Grandmaster Nguyen Van Chieu has devoted his adult life to spreading the word about Vietnames martial art, Vovinam.
November 27, 2014 -- Updated 1136 GMT (1936 HKT)
England cricketer Nick Compton shares insight into "drive and courage" it takes to face fears as top batsman.
November 27, 2014 -- Updated 0059 GMT (0859 HKT)
Ferguson police officer Darren Wilson says he was just doing his "job right" when he shot and killed black teenager Michael Brown.
November 24, 2014 -- Updated 0118 GMT (0918 HKT)
The interior of the Formosa Boulevard Mass Rapid Transit Station in Kaohsiung, in southern Taiwan.
Stunning stations where your first priority won't be finding the nearest exit.
November 25, 2014 -- Updated 2318 GMT (0718 HKT)
Turkish President Recep Tayyip Erdogan says women's "nature is different," sparking fury.
November 24, 2014 -- Updated 1043 GMT (1843 HKT)
A 30-year-old woman has been charged with attempting to kill a baby police say spent five days down a drain before being discovered by cyclists.
November 21, 2014 -- Updated 0121 GMT (0921 HKT)
If it wasn't for a comic's skit, Bill Cosby would still be America's favorite father, says expert.
November 24, 2014 -- Updated 0051 GMT (0851 HKT)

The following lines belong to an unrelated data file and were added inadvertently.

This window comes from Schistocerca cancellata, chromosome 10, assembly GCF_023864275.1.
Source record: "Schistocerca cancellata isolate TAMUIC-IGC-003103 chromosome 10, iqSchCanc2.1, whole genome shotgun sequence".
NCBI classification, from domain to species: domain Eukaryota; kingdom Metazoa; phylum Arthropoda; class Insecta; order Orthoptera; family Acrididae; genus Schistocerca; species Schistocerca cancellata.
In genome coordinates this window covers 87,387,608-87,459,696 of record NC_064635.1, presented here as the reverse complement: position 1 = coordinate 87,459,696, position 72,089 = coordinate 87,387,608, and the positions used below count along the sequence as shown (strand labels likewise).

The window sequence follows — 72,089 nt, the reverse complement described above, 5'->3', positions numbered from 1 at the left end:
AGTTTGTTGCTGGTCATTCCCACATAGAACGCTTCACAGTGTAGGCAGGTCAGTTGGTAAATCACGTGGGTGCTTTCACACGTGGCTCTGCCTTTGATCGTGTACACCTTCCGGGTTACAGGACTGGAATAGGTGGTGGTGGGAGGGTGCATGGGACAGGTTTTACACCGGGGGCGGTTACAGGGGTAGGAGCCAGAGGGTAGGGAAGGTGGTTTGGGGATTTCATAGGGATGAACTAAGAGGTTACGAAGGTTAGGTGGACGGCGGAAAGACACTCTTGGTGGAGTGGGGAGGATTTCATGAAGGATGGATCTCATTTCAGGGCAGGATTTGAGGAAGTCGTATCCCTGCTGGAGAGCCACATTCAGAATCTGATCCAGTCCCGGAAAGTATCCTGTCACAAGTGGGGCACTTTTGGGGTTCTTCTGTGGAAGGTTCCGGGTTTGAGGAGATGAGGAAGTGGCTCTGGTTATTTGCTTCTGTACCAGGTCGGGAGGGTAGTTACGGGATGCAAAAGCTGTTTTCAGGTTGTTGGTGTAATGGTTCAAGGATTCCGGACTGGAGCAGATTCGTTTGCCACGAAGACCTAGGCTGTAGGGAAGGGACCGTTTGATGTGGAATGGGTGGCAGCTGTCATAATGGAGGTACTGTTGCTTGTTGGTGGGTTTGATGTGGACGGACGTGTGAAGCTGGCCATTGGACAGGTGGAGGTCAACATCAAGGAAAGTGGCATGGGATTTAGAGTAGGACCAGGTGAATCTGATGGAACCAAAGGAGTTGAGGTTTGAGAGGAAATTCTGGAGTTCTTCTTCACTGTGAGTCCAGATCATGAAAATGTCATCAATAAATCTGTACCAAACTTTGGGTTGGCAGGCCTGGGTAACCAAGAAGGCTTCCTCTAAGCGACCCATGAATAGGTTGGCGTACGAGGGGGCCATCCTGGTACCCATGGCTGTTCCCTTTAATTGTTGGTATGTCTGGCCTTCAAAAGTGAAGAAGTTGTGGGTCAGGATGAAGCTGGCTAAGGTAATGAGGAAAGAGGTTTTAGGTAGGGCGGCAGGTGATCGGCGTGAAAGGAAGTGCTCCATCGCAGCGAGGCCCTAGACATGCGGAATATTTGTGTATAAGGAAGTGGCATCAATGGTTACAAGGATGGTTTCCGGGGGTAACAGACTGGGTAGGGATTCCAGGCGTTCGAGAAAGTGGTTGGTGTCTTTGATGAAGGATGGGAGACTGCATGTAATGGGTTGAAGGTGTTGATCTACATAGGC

Where do hip young things hang out in Taiwan?
November 21, 2014 -- Updated 1550 GMT (2350 HKT)
Obama orders the most sweeping overhaul of U.S. immigration in decades, prioritizing the deportation of "felons, not families."
November 18, 2014 -- Updated 2106 GMT (0506 HKT)
Fighters loyal to ISIS are now in control of Derna, a city on Libya's Mediterranean coast.
November 21, 2014 -- Updated 2319 GMT (0719 HKT)
China and likely other countries have the capacity to shut down the U.S. power grid, says the NSA.
November 19, 2014 -- Updated 1945 GMT (0345 HKT)
The founder of a U.S. nonprofit that works with returning soldiers is named CNN's Hero of the Year.
November 27, 2014 -- Updated 1703 GMT (0103 HKT)
Each day, CNN brings you an image capturing a moment to remember, defining the present in our changing world.
Browse through images from CNN teams around the world that you don't always see on news reports.
ADVERTISEMENT